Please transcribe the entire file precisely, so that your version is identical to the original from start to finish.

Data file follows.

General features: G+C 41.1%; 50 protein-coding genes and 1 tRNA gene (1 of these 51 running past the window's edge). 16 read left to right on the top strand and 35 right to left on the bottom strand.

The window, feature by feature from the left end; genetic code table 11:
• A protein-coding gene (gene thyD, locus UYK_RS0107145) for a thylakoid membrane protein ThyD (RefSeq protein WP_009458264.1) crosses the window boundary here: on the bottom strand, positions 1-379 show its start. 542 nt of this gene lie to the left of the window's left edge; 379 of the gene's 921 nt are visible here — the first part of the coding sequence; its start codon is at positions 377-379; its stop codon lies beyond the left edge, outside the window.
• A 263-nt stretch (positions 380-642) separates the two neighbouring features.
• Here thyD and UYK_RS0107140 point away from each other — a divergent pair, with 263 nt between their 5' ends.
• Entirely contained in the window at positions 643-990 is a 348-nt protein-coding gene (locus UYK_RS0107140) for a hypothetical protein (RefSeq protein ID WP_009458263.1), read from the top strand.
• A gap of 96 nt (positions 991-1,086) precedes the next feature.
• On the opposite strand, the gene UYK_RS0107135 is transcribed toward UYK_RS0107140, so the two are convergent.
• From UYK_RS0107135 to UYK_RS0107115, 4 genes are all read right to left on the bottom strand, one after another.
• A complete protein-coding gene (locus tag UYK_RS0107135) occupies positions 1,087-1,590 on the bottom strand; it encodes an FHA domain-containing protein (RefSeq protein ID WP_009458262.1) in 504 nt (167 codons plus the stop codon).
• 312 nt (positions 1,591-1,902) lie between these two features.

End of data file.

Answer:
General features: G+C 41.1%; 50 protein-coding genes and 1 tRNA gene (1 of these 51 running past the window's edge). 16 read left to right on the top strand and 35 right to left on the bottom strand.

The window, feature by feature from the left end; genetic code table 11:
• A protein-coding gene (gene thyD, locus UYK_RS0107145) for a thylakoid membrane protein ThyD (RefSeq protein WP_009458264.1) crosses the window boundary here: on the bottom strand, positions 1-379 show its start. 542 nt of this gene lie to the left of the window's left edge; 379 of the gene's 921 nt are visible here — the first part of the coding sequence; its start codon is at positions 377-379; its stop codon lies beyond the left edge, outside the window.
• A 263-nt stretch (positions 380-642) separates the two neighbouring features.
• Here thyD and UYK_RS0107140 point away from each other — a divergent pair, with 263 nt between their 5' ends.
• Entirely contained in the window at positions 643-990 is a 348-nt protein-coding gene (locus UYK_RS0107140) for a hypothetical protein (RefSeq protein ID WP_009458263.1), read from the top strand.
• A gap of 96 nt (positions 991-1,086) precedes the next feature.
• On the opposite strand, the gene UYK_RS0107135 is transcribed toward UYK_RS0107140, so the two are convergent.
• From UYK_RS0107135 to UYK_RS0107115, 4 genes are all read right to left on the bottom strand, one after another.
• A complete protein-coding gene (locus tag UYK_RS0107135) occupies positions 1,087-1,590 on the bottom strand; it encodes an FHA domain-containing protein (RefSeq protein ID WP_009458262.1) in 504 nt (167 codons plus the stop codon).
• 312 nt (positions 1,591-1,902) lie between these two features.